There is a bit of a houseplant myth where people believe that snake plants are unkillable. Whilst it is true that they are definitely less sensitive that a lot of their houseplant friends, snake plants can suffer if their environment or care isn’t great. The main causes of snake plant unhappiness are: overwatering, drainage issues, lighting problems, low temperatures and pest infestation.
Improper watering is one of the biggest issues for most houseplants and snake plants are no different. Overwatering will cause their leaf tips to turn brown, their roots to rot and eventually their leaves to become unstable and mushy.
During the growth months, you shouldn’t be watering your snake plant more than once every week or two. During the colder months, once a month is definitely enough. It is really good to get to know your plants as each and every one is ever so slightly different. As well as checking the moisture at the top of the soil before watering, we also recommend picking up your snake plant before and after watering so you get an idea of much your plant will weigh when it needs water. Be careful that you don’t hurt yourself on the leaf tips when doing this, we are speaking from experience here!
*A little watering tip we have for a snake plants is to always water from the bottom. This encourages the roots to grow downwards and will increase the plant’s stability.
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Your snake plant may also be dying due to drainage issues in your pot. Although you could be watering the correct amount, if your pot isn’t draining the water in the right way, it could cause the soil to become waterlogged.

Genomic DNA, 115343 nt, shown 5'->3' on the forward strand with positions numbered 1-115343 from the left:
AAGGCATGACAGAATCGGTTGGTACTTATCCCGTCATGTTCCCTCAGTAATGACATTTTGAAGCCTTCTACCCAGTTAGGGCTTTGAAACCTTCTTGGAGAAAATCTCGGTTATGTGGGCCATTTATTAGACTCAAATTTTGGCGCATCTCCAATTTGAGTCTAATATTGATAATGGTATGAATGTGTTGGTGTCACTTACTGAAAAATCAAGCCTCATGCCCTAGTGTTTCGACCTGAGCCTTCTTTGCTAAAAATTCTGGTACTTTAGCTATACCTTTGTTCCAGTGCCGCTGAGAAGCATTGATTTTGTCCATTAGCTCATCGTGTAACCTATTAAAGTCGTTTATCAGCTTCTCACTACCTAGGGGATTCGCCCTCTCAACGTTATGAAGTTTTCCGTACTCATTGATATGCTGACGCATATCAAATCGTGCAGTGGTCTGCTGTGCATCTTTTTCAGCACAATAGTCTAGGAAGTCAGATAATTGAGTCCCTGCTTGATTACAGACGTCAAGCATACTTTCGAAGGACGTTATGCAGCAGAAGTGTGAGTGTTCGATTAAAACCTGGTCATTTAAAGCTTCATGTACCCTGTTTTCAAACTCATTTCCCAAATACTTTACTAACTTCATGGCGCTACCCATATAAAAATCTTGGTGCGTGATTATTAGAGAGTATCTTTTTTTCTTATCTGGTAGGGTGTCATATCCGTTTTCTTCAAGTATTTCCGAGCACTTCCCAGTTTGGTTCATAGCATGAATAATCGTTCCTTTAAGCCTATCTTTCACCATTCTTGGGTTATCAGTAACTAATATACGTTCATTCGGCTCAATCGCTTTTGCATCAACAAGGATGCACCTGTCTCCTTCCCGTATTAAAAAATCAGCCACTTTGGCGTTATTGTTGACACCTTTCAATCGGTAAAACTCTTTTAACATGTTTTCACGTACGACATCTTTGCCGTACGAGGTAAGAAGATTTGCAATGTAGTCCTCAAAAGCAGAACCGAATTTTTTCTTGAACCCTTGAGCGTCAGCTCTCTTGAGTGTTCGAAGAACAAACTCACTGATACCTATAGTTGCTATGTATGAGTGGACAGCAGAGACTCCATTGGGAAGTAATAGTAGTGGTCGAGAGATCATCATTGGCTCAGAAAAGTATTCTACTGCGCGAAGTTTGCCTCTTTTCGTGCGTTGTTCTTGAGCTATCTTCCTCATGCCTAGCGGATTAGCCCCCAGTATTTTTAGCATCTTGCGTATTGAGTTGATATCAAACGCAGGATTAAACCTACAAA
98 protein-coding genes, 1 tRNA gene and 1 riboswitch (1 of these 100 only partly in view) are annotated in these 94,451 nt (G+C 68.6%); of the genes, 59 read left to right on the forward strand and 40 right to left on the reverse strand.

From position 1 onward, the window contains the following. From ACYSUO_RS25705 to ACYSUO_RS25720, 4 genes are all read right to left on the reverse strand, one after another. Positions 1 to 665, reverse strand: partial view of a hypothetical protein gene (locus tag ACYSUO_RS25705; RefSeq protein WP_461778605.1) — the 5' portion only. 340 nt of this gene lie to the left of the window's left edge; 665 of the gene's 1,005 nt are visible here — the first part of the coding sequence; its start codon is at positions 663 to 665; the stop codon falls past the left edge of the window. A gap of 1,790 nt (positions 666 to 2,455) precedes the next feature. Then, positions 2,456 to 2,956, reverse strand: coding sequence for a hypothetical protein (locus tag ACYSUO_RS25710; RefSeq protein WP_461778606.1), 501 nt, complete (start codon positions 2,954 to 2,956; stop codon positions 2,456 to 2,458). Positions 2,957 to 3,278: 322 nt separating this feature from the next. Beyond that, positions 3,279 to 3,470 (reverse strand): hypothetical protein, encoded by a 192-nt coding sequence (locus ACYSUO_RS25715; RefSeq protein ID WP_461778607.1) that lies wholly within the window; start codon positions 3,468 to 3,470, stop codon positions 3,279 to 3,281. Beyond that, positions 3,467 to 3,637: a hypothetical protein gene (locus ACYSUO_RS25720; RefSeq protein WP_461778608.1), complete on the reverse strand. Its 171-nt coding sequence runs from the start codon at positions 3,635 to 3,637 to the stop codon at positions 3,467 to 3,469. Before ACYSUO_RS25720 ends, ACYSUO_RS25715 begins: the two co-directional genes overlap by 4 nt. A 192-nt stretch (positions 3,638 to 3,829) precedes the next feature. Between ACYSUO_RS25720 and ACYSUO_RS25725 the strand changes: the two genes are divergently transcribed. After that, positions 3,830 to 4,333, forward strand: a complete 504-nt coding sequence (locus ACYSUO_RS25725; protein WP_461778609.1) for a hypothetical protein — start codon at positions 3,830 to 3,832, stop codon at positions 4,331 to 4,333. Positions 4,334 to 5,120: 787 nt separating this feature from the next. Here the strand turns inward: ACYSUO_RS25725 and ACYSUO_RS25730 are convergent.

You can very easily increase the amount of drainage in your soil by mixing in a small amount of perlite, this will make it far easier for water to flow through and out of the drainage holes of your pots (you should also check to make sure your pots have drainage holes).
Another easy step is to add a few small stones or pebbles to the bottom of your pots, this helps in making sure that the drainage holes are never blocked by soil or any loose debris.
It is important to get the right balance with snake plants. Whilst they definitely are low-light plants, particularly dark corners will stilt their growth and mean that their pattern will become bland and less prominent over time. If you find the leaves are drooping a little it may be because your snake plant is not getting enough light. As long as your plant is getting some sunshine in the day, this won’t often be the cause of death for your snake plant.
It is actually more likely that your snake plant is suffering due to too much sunlight. Snake plants can cope with a range of lighting conditions but dislike bright, direct sunlight for more than an hour a day. Direct sunlight can burn and dry out the leaves, which is irreversible, unfortunately.
If your snake plant is placed by a south-facing window, this could provide too much sunlight per day. Try moving your plant a little further away from the window, or to an east or west-facing window.
Cold temperatures and drafts can also cause snake plants to suffer. They really dislike cold air so make sure that it is not placed near doors or windows that may be drafty. Even though the temperature of your home may be perfect for your snake plant, the drafts coming in from outside may be colder and harm your plant’s health. You can always pick up a digital thermometer to check the spot your snake plant is in.
A slightly less common reason why your snake plant might be dying is pest infestation. It can happen that mealybugs take hold of your plant. Mealybugs are covered in white cotton-like material and are most often found towards the bottom of the leaves, in the most protected areas of the plant.
If you find mealybugs on your snake plant recommend giving the whole plant a shower. They have hardy leaves so can withstand the shower better than some other more delicate plants. You should also treat your snake plant with an organic insecticide to fight the infestation.
Make sure to check over your other plants in the room to see if any other plants have pests. Keep your snake plant (and other infected plants) a good distance away from any of your other houseplants as you don’t want the mealybugs to spread.
To find out more about Subber Plant care, visit our guide. There you will find everything you need to know to keep your Snake Plant healthy and thriving as well as tips and tricks around propagation, fertilisation and repotting.